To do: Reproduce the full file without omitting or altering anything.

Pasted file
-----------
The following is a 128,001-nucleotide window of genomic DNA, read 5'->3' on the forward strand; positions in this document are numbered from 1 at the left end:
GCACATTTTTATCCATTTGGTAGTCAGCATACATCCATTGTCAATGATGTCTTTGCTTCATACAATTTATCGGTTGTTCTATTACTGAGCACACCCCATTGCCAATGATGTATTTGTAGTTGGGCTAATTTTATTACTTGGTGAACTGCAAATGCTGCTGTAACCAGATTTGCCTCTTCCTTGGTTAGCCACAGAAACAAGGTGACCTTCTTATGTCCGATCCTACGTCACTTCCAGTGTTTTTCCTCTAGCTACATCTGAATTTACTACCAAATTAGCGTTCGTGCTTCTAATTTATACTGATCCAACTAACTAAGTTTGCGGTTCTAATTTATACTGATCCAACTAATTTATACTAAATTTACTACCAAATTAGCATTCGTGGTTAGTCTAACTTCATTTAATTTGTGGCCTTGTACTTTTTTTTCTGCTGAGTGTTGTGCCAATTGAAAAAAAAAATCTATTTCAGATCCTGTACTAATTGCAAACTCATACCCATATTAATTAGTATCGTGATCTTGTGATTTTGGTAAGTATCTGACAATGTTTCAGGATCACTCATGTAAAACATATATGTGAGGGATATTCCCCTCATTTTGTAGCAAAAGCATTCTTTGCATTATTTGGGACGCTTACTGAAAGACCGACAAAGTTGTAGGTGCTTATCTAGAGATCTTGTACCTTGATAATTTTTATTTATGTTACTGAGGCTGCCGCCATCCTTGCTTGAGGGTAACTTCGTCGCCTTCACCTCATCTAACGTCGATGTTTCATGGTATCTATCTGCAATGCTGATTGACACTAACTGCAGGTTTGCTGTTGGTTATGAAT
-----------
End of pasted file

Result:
The following is a 128,001-nucleotide window of genomic DNA, read 5'->3' on the forward strand; positions in this document are numbered from 1 at the left end:
GCACATTTTTATCCATTTGGTAGTCAGCATACATCCATTGTCAATGATGTCTTTGCTTCATACAATTTATCGGTTGTTCTATTACTGAGCACACCCCATTGCCAATGATGTATTTGTAGTTGGGCTAATTTTATTACTTGGTGAACTGCAAATGCTGCTGTAACCAGATTTGCCTCTTCCTTGGTTAGCCACAGAAACAAGGTGACCTTCTTATGTCCGATCCTACGTCACTTCCAGTGTTTTTCCTCTAGCTACATCTGAATTTACTACCAAATTAGCGTTCGTGCTTCTAATTTATACTGATCCAACTAACTAAGTTTGCGGTTCTAATTTATACTGATCCAACTAATTTATACTAAATTTACTACCAAATTAGCATTCGTGGTTAGTCTAACTTCATTTAATTTGTGGCCTTGTACTTTTTTTTCTGCTGAGTGTTGTGCCAATTGAAAAAAAAAATCTATTTCAGATCCTGTACTAATTGCAAACTCATACCCATATTAATTAGTATCGTGATCTTGTGATTTTGGTAAGTATCTGACAATGTTTCAGGATCACTCATGTAAAACATATATGTGAGGGATATTCCCCTCATTTTGTAGCAAAAGCATTCTTTGCATTATTTGGGACGCTTACTGAAAGACCGACAAAGTTGTAGGTGCTTATCTAGAGATCTTGTACCTTGATAATTTTTATTTATGTTACTGAGGCTGCCGCCATCCTTGCTTGAGGGTAACTTCGTCGCCTTCACCTCATCTAACGTCGATGTTTCATGGTATCTATCTGCAATGCTGATTGACACTAACTGCAGGTTTGCTGTTGGTTATGAAT